If there is one aspect of esports gaming flying under the radar today, then it is the practice of skin betting. Skin betting is very different from standard betting, which is highly regulated and operated by companies with strong reputations.
Skin betting is very different, and one of the most worrying aspects for lawmakers around the globe is that unregistered sites offer betting options to potentially underage punters.
What is skin betting?
Let’s back up. You may have heard the term “skin game” used in golf. In that sense, it means betting on a hole, a series of holes, or a round with another player.
The idea is the same with esports only, instead of cash, players bet with skins. Skins are the virtual goods and items that players have either unlocked through their gameplay or that they have simply purchased. These items can then be used to decorate characters.
Although originally skins were not popular in esports, the development of games such as CS:GO has allowed players to design, create, devise, purchase, and win a huge number of skins. Unlocking skins has become a major focus for many players, especially for rarer ones. They’re now essentially a currency.
How skin betting works
Players are encouraged to bet skins on game outcomes. The betting software will match their bet against another player willing to bet the same value of skins on the opposite outcome.
Ordinarily, skins cannot be converted back to cash, but players soon became frustrated by that fact. This has led to the creation of a number of sites where players can join and then trade their skins for cash.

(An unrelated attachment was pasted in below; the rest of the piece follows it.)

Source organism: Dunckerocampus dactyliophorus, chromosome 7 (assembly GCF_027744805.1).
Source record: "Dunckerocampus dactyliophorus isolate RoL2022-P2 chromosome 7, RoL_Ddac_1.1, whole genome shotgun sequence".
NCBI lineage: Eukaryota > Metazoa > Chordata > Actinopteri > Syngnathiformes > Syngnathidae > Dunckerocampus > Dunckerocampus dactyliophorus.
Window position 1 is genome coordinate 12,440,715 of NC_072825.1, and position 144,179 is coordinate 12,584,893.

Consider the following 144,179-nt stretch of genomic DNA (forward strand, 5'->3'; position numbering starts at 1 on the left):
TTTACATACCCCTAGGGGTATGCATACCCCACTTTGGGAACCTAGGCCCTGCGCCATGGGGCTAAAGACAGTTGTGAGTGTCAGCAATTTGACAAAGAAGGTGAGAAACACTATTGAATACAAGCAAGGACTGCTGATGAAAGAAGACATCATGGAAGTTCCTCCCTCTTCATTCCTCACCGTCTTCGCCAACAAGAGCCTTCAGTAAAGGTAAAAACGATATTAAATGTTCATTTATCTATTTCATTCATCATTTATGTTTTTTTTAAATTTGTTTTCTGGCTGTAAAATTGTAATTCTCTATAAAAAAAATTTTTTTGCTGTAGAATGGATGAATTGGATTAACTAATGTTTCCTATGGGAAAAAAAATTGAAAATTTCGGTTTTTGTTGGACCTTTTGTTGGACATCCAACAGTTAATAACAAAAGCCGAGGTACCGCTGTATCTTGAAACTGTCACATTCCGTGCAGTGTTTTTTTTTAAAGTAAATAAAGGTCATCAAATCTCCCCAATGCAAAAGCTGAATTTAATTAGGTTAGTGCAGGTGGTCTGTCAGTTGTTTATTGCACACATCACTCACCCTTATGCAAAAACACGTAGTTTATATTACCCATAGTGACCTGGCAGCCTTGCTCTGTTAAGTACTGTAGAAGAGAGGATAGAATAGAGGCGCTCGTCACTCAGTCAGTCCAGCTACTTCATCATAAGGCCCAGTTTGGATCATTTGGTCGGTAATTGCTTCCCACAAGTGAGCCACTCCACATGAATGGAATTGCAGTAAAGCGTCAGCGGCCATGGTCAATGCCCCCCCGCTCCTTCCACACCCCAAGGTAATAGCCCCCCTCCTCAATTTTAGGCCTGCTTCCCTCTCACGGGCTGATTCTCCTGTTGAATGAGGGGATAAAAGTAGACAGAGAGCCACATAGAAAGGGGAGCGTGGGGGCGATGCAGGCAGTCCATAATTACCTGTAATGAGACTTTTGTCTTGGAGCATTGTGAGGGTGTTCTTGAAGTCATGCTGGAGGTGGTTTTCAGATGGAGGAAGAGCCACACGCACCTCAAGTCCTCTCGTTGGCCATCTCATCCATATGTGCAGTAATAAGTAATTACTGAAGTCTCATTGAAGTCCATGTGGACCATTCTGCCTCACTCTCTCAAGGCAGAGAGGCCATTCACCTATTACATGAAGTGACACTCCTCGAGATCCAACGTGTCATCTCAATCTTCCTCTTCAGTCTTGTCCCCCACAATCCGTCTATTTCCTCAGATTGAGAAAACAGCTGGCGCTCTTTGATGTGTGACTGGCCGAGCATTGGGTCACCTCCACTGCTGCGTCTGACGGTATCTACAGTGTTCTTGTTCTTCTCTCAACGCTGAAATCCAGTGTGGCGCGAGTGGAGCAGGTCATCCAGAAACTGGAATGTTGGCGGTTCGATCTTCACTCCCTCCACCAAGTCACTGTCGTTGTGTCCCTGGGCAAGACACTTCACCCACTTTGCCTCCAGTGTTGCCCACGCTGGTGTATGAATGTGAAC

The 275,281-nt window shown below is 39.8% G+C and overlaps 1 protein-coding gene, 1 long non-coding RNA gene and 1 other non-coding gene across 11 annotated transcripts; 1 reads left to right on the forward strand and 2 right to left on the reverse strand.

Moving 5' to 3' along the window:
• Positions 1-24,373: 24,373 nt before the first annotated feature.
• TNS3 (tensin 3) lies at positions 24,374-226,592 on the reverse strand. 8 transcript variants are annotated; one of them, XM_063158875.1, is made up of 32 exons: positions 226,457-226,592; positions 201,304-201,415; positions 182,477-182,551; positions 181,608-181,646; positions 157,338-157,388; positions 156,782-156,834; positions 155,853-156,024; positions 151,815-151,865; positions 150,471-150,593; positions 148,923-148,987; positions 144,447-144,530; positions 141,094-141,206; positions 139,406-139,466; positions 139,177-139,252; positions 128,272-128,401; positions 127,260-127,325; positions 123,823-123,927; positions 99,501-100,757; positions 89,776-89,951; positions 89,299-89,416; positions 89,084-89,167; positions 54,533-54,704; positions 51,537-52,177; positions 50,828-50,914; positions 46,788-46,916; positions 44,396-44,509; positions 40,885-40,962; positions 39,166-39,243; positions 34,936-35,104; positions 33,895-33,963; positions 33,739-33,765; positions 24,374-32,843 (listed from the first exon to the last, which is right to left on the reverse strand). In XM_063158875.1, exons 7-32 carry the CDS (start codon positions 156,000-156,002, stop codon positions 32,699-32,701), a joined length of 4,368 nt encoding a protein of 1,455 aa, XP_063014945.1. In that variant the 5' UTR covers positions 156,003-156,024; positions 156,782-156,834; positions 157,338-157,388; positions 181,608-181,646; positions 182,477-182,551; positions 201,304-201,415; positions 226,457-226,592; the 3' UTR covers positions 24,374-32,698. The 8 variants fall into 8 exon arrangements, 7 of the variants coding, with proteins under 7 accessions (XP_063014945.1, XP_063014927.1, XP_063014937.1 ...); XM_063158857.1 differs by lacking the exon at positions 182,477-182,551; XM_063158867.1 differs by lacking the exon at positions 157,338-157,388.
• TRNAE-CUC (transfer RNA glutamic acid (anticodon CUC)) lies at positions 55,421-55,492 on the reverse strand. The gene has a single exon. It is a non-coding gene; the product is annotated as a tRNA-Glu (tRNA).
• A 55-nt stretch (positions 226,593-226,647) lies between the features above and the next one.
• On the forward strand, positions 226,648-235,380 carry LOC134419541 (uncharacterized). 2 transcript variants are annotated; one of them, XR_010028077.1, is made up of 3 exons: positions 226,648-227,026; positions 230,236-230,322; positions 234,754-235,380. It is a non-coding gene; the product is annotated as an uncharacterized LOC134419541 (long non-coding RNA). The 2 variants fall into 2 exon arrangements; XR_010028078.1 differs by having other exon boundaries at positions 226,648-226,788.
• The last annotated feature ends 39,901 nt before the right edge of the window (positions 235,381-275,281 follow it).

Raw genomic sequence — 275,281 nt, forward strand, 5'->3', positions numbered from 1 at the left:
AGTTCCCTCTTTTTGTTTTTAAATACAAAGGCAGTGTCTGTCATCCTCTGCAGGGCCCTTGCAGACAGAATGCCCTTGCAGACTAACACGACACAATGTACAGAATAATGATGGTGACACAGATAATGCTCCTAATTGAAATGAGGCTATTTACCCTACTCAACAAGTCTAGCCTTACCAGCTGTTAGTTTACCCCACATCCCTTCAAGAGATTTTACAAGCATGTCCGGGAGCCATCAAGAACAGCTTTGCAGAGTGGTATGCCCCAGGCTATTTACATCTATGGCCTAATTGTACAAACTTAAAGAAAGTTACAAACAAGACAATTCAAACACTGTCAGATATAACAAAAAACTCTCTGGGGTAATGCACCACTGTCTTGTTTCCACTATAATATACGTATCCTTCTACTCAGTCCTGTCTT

This is how companies have gotten around Valve’s blocking of this practice.
Gambling Act 2005 update
The issue of skin gambling is a big one. Labour’s Shadow Secretary of State for Digital Culture, Media and Sport Tom Watson stated in February that he wanted a crackdown on online gambling. Watson said he and his party feel this mode of betting is not adequately covered by the terms of the 2005 Gambling Act in the UK.
He stated skin gambling is “totally lacking adequate regulation.” Indeed as far back as 2017, the UK Gambling Commission issued advice for parents to be aware of the risks of underage and unlicensed gambling related to games such as CS:GO, Dota 2 and similar.
As Esports Insider reported back in February, this is not an isolated issue. Watson’s stance has cross-party support with others in Parliament. New legislation is likely to be forthcoming via skins betting.
How big an issue is skin betting for the underage?
In its annual survey of youth gambling in 2017, the Gambling Commission revealed some shocking statistics: around 370,000 children in England, Scotland, and Wales having gambled in the week previous. Eleven percent of children in those regions took part in skin betting, a staggering number.
Multiply that across the globe where other countries have access to these sites, and you can see that skin gambling does have the potential to be a serious problem.
For the time being, until new legislation comes into play, there is seemingly little that can be done to resolve the issue of skin betting, save for educating the esports community and youngsters to avoid these sites and their pitfalls.
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